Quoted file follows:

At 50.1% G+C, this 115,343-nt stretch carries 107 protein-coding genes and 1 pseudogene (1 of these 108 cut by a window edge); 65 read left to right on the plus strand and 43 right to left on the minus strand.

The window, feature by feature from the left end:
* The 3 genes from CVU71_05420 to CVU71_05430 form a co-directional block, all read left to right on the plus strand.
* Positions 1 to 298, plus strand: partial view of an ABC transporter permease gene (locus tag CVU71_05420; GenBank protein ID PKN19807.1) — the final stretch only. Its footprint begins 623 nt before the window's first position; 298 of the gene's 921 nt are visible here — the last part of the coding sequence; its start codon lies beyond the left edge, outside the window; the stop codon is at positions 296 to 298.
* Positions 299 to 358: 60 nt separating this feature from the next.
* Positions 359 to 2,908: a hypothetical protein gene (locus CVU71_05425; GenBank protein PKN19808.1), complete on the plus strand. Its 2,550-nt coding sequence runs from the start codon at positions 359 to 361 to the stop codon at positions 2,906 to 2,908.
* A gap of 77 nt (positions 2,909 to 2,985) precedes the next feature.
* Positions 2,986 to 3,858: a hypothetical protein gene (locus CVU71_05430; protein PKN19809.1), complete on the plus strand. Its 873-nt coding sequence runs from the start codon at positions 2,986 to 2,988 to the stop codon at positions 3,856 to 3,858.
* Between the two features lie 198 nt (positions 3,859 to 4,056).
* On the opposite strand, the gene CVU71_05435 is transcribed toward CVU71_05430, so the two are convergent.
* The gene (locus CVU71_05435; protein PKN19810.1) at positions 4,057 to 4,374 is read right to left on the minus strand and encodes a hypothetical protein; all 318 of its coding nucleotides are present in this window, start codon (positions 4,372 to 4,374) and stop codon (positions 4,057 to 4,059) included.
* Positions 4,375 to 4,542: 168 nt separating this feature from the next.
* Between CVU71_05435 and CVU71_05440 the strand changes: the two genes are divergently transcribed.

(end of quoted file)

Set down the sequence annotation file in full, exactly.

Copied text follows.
At 50.1% G+C, this 115,343-nt stretch carries 107 protein-coding genes and 1 pseudogene (1 of these 108 cut by a window edge); 65 read left to right on the plus strand and 43 right to left on the minus strand.

The window, feature by feature from the left end:
* The 3 genes from CVU71_05420 to CVU71_05430 form a co-directional block, all read left to right on the plus strand.
* Positions 1 to 298, plus strand: partial view of an ABC transporter permease gene (locus tag CVU71_05420; GenBank protein ID PKN19807.1) — the final stretch only. Its footprint begins 623 nt before the window's first position; 298 of the gene's 921 nt are visible here — the last part of the coding sequence; its start codon lies beyond the left edge, outside the window; the stop codon is at positions 296 to 298.
* Positions 299 to 358: 60 nt separating this feature from the next.
* Positions 359 to 2,908: a hypothetical protein gene (locus CVU71_05425; GenBank protein PKN19808.1), complete on the plus strand. Its 2,550-nt coding sequence runs from the start codon at positions 359 to 361 to the stop codon at positions 2,906 to 2,908.
* A gap of 77 nt (positions 2,909 to 2,985) precedes the next feature.
* Positions 2,986 to 3,858: a hypothetical protein gene (locus CVU71_05430; protein PKN19809.1), complete on the plus strand. Its 873-nt coding sequence runs from the start codon at positions 2,986 to 2,988 to the stop codon at positions 3,856 to 3,858.
* Between the two features lie 198 nt (positions 3,859 to 4,056).
* On the opposite strand, the gene CVU71_05435 is transcribed toward CVU71_05430, so the two are convergent.
* The gene (locus CVU71_05435; protein PKN19810.1) at positions 4,057 to 4,374 is read right to left on the minus strand and encodes a hypothetical protein; all 318 of its coding nucleotides are present in this window, start codon (positions 4,372 to 4,374) and stop codon (positions 4,057 to 4,059) included.
* Positions 4,375 to 4,542: 168 nt separating this feature from the next.
* Between CVU71_05435 and CVU71_05440 the strand changes: the two genes are divergently transcribed.